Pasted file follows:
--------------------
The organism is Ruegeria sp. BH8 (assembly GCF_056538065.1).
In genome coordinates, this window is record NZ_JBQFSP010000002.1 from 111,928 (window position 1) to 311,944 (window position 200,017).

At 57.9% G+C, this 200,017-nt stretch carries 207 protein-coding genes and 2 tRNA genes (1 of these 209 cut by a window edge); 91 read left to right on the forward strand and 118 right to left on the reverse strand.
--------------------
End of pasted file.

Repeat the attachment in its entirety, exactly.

The organism is Ruegeria sp. BH8 (assembly GCF_056538065.1).
In genome coordinates, this window is record NZ_JBQFSP010000002.1 from 111,928 (window position 1) to 311,944 (window position 200,017).

At 57.9% G+C, this 200,017-nt stretch carries 207 protein-coding genes and 2 tRNA genes (1 of these 209 cut by a window edge); 91 read left to right on the forward strand and 118 right to left on the reverse strand.